When we hear “brain-based research,” we tend to think primarily in terms of brain injuries or diseases such as stroke and alzheimer’s, but what is the connection between neuroscience and inclusive education?
As University of Lethbridge Faculty of Education’s Dr. Nancy Grigg explains, “The solid body of research that exists to support the use of various educational strategies is now being enhanced by neuroscience research, contributing unique and important knowledge of how best to enhance student learning.”
Dan Vanden Dungen (BA ’90, BEd ’92) was among the first to graduate from this cohort in 2014. Initially, he struggled with how neurological theory would translate to the classroom. In retrospect, he says that knowing how the brain works matters because it allows educators to better identify changes that can be made.
“A key understanding from neuroscience is the building of neural pathways to enhance learning for all students in an inclusive environment,” says program instructor Sue Bengry. “In essence, it’s about understanding how the student’s brain works and tailoring the instruction to relate to that functionality.”
“It’s a less subjective way of working,” explains Vanden Dungen, “I believe it’s made me more empathetic, tolerant and resourceful.”
Working in the Horizon School Division for about twenty years now, Vanden Dungen has worked with a broad spectrum of children, many from local and migratory Mennonite religious communities. More recently, his work as a classroom support teacher has also included students whose primary language is Low German, at the Horizon Mennonite Alternative Program. “Inclusion is challenging,” he says. “It’s not the way most of us were taught [to teach].”
With its cohort model, the structure of the MEd program has provided him with some unexpected connections. “My cohorts have been an amazing support,” he says. “Being with the same group for three years has been essential to my success in the program. It’s also meant that I have a network of ‘inclusion professionals’ outside of my school and division.”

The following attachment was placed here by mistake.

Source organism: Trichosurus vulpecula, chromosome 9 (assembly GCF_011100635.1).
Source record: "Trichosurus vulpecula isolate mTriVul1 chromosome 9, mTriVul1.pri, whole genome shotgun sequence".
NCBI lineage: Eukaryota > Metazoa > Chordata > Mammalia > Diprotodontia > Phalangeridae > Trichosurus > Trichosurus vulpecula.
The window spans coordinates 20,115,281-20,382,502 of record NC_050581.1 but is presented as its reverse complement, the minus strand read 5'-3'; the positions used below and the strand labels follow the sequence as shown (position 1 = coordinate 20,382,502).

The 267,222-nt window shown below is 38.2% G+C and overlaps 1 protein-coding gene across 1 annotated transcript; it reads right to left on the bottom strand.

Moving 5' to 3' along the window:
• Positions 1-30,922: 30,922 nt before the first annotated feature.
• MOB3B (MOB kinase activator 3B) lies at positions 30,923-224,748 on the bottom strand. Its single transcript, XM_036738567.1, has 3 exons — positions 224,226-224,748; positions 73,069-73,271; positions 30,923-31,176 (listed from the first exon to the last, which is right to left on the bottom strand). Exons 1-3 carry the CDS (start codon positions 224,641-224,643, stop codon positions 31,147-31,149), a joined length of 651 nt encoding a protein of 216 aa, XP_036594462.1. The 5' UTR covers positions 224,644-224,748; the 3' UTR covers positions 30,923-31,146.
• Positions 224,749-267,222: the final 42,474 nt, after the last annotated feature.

As we enter a new era of advancement in brain research, neuroscience is helping to inform learning specialists.
It’s becoming easier for researchers to access and interpret information originating in the brain. “The basis for variations in learning, behaviour regulation and thinking are now being understood and described as ‘variations in brain processes,’” says Dr. Rob Sutherland of the U of L Department of Neuroscience in the Canadian Centre for Behavioural Neuroscience. Accordingly, he predicts that “future innovations in education will depend upon understanding and applying what neuroscience has discovered about the developing brain.”
A classroom support teacher can take this specialized knowledge and incorporate it into a customized plan of action that consciously shapes a student’s learning. “It’s important to provide a solid rationale for your recommendations,” says Vanden Dungen. “To do this, we need to become critical consumers of scientific data and the neuroscience courses help lay that foundation.”
Neuroscience and Education Research at the University of Lethbridge
For more information contact:
Faculty of Education
Turcotte Hall - T1H 417